The human APOBEC3 locus is composed of seven different cytidine deaminase proteins (A3A to A3H) that display antiviral activities against numerous viruses including HIV. Several of these host defense proteins, such as A3G, are incorporated into virions and target HIV by mutating the single stranded viral DNA during reverse transcription in the next cycle of infection. HIV, however, counteracts the antiviral activity of these APOBEC3 proteins by encoding the Vif accessory protein that leads to their proteasomal degradation in HIV producer cells. The antiviral activity of A3A remains unclear in contrast to the better-characterized anti-HIV functions of A3D, A3F, A3G and A3H. Of note, A3A is unique among the APOBEC3 cytidine deaminases because it targets both DNA and RNA. Moreover its expression is potently induced by Type I Interferon in myeloid cells such as macrophages and dendritic cells. Our preliminary findings using knockdown as well as overexpression of A3A show that A3A inhibits HIV directly in the target cell. We hypothesize that A3A acts as a lentiviral gatekeeper via a currently unknown mechanism. This hypothesis will be tested in three independent Specific Aims.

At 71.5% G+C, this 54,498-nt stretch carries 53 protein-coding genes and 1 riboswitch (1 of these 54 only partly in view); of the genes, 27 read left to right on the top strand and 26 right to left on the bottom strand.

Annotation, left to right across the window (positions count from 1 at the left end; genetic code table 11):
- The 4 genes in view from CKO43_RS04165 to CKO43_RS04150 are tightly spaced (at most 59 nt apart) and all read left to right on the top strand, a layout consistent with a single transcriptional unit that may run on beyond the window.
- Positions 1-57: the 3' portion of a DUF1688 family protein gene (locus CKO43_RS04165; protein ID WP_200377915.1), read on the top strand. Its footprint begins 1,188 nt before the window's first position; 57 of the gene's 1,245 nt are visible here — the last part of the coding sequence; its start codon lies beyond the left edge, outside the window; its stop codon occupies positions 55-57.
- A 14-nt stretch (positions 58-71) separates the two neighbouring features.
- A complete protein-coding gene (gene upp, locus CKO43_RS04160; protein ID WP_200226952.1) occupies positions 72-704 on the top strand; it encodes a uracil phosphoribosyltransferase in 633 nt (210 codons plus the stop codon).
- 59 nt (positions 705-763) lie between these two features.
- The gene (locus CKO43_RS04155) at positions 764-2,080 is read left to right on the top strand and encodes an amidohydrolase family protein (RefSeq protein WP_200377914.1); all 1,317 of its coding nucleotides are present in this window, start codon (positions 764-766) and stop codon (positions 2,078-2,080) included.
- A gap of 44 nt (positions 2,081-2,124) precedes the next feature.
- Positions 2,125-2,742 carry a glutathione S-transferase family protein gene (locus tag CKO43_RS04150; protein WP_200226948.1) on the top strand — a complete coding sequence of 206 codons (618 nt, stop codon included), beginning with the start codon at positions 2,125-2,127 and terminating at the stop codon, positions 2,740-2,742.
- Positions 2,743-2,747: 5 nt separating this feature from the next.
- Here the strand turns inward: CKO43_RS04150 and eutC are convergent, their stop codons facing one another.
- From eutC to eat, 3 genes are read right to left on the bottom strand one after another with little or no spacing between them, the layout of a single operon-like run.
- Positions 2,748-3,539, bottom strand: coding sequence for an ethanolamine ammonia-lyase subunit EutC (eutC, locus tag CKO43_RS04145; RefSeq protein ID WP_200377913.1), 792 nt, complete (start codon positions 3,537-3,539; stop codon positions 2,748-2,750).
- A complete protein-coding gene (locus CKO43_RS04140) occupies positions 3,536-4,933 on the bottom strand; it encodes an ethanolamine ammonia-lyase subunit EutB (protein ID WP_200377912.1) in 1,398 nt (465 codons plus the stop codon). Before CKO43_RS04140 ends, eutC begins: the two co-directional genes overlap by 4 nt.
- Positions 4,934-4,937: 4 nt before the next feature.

In Specific Aim 1, we will characterize the impact of A3A overexpression on HIV infection using a panel of different HIV strains. Furthermore, we will perform CRISPR knockout experiments in myeloid cell lines and primary human cells to test the antiviral role of endogenously expressed A3A.
In Specific Aim 2, we will dissect the mechanism of A3A restriction by defining at which step of the viral life cycle the block to infection occurs. We will also measure A3A-induced mutagenesis by deep sequencing of HIV proviral DNA.
In Specific Aim 3, we will decipher the full spectrum of A3A transcript variation and protein expression in primary T lymphocytes and myeloid cells stimulated with different interferons. Lastly, we will use CRISPR transactivation to induce A3A expression in CD4+ T cells and determine the extent to which A3A renders these cells resistant to infection by different HIV strains. Collectively, the proposed studies will elucidate the anti-HIV activity of A3A and deliver mechanistic insights on how to exploit A3A to make susceptible human cells resistant to HIV.
This proposal seeks to dissect a novel mechanism of HIV restriction by human APOBEC3A in HIV target cells. Our studies will provide comprehensive insights the mode of action and the extent to which APOBEC3A restricts HIV of different subtypes. This knowledge will be used to render HIV target cells temporally resistant to infection and provide the foundation for new approaches to prevent and eliminate HIV infection.
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